10 Best Old-School Sci-Fi Movies

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Without a doubt, science fiction is one of the most expansive and fascinating genres in all of cinema. It tackles imaginative concepts such as futuristic science and technology, space travel, time travel, parallel universes, and extraterrestrial life, while also containing elements of numerous other genres, including action, drama, romance, adventure, and mystery.

However, the modern sci-fi blockbusters of today wouldn’t exist if not for the classic, old-school trailblazers that laid the foundation for what’s become one of the most popular film genres of all time. What exactly qualifies as old-school? Well, for the sake of this list, we’ll only consider films made prior to 1975 (sorry, Star Trek and Star Wars fans). With that in mind, here are the 10 best old-school sci-fi movies:

  1. The Bride of Frankenstein (1935)

    Director: James Whale

    Cast: Boris Karloff, Elsa Lanchester, Colin Clive

    The Bride of Frankenstein is an eccentric, campy, technically impressive, and frightening picture that has aged remarkably well, telling the classic tale of Dr. Frankenstein tempting fate once again by creating a suitable mate for his monster. After initially refusing to do a sequel to Frankenstein, director James Whale would eventually falter when Universal agreed to let him have complete artistic freedom, and it was a big gamble that certainly paid off in the end.  The classic characters from Mary Shelley’s iconic novel truly come to life in this film, and few directors have managed to blend horror, comedy and pathos as successfully as Whale. More so than the original, this film is regarded as the high point of the Universal horror series and stands as a testament to Whale’s genius.

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  2. Forbidden Planet (1956)

    Director: Fred M. Wilcox

    Cast: Walter Pidgeon, Anne Francis, Leslie Nielsen

    In Forbidden Planet, a starship crew goes to investigate the silence of a planet's colony only to find two survivors and a deadly secret that one of them has. It delivers the powerful message that no matter how high humanity climbs on the evolutionary scale, no matter how advanced our technology becomes, we must never forget the primal instincts of our darker nature. Overall, this is a great piece of sci-fi that has stood up really well over the past 60 years. The film may look rather quaint by today's standards, but it’s intelligent, funny and thought provoking – true, it's not really high art, but it’s certainly heads and shoulders above the standards set by the rest of the genre.

  3. The Day the Earth Stood Still (1951)

    Director: Robert Wise

    Cast: Michael Rennie, Patricia Neal, and Hugh Marlowe

    Much more so than the 2008 reboot that starred Keanu Reeves, the 1951 iteration of The Day the Earth Stood Still is a tasteful and stylistic adaptation of Harry Bates’ story Farewell to the Master. The film employs themes of communism and religion in a narrative that explores an extraterrestrial landing in the United States, which naturally sends citizens and the government into a panicked, soul-searching frenzy. What’s most intriguing about this film, though, is the question it poses to the viewer: what if all of our power is obsolete in the eyes of a powerful species that visits our planet? It’s a premise that has been explored countless times since then, but The Day the Earth Stood Still stands out as one of the original films to address humanity’s collective feeling of powerlessness upon learning that we’re not alone, and more importantly, we’re not the dominant race in the universe.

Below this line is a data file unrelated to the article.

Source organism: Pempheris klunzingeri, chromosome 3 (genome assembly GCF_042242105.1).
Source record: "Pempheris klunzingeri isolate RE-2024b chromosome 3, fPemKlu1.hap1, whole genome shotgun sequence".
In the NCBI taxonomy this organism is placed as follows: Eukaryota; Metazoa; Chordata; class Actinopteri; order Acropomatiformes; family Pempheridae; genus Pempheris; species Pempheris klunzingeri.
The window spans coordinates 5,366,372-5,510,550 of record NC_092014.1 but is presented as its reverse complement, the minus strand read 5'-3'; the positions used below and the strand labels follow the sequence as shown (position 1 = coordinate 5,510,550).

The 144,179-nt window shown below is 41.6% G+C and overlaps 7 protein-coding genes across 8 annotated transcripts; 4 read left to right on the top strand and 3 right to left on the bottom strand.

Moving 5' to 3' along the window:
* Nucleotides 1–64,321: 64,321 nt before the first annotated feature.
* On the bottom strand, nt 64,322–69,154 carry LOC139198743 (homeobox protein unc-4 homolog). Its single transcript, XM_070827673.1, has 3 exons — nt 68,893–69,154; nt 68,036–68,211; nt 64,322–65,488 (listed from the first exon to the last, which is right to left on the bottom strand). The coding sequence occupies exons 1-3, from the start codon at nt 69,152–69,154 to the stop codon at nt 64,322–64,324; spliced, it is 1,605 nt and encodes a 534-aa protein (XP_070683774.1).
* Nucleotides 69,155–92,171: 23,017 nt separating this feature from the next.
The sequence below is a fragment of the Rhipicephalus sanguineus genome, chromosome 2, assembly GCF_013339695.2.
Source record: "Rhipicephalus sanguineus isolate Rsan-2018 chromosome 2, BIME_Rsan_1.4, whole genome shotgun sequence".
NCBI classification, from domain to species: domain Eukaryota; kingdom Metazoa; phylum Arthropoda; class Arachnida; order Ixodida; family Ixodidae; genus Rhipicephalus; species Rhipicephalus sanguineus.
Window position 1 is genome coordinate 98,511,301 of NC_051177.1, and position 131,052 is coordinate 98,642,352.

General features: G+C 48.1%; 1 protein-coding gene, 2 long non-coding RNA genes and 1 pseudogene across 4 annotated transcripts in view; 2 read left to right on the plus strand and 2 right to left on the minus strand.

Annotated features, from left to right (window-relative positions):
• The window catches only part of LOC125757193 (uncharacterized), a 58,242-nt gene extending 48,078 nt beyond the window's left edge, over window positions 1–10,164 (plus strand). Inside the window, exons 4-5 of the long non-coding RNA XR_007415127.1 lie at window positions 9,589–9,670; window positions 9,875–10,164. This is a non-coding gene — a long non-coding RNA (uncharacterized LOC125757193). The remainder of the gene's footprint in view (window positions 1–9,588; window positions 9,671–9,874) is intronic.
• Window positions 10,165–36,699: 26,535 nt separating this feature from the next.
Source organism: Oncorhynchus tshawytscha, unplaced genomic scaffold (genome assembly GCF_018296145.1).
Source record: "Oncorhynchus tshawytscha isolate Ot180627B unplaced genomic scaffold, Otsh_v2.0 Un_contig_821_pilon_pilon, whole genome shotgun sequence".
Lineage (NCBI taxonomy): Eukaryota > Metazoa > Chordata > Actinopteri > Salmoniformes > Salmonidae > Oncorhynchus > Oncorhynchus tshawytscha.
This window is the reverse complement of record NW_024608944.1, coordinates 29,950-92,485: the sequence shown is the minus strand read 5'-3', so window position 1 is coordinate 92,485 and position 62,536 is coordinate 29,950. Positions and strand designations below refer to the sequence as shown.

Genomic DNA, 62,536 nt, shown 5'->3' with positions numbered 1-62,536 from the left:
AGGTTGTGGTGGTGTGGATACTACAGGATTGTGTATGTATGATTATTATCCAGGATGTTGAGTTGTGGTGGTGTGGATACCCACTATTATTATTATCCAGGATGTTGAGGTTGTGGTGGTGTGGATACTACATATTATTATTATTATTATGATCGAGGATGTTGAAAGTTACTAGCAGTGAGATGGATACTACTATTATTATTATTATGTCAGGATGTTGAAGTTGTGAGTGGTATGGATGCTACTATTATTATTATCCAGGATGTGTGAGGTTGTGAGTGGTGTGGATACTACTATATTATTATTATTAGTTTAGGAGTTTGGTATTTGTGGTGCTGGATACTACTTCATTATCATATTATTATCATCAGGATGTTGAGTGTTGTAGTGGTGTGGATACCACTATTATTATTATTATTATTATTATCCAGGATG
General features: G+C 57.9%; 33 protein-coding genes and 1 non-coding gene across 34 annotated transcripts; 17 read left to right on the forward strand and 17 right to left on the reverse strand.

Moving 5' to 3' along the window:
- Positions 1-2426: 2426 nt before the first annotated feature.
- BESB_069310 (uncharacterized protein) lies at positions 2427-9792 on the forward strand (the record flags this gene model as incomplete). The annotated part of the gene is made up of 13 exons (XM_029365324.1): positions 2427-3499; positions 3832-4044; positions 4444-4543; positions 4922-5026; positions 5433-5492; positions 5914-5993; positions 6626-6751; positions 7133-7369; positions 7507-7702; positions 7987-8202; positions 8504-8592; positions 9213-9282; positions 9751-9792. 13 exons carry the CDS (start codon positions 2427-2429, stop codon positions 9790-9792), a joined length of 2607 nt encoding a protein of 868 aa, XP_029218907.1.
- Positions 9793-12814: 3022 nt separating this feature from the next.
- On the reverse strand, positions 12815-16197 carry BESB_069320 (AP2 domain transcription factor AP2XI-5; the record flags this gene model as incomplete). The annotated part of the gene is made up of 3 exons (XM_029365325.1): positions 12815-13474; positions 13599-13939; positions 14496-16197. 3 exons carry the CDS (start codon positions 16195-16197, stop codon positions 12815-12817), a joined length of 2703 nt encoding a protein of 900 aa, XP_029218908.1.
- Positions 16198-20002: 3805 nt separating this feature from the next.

4. The Fly (1958)

    Director: Kurt Neumann

    Cast: David Hedison, Patricia Owens, Vincent Price

    Unlike The Day the Earth Stood Still, movie buffs generally look upon David Cronenberg’s 1986 remake of The Fly with kinder eyes than the original version from 1958. In any case, both films are successful adaptations of George Langelaan’s short story, and the ‘50s version is an incredibly thrilling reminder that the reckless exploration of science can have dire consequences. Like Cronenberg's remake, the movie's main theme is love, but unlike the modern version, here the focus is on Andre's wife Helene, who must face her fears in order to save her husband of the cruel fate his accident unleashed. At the time of the film’s release, the entire concept was original, clever, fascinating, and within the context of the narrative, utterly plausible, making it all the more chilling. 

  5. Robinson Crusoe on Mars (1964)

    Director: Byron Haskin

    Cast: Paul Mantee, Victor Lundin, Adam West, and The Woolly Monkey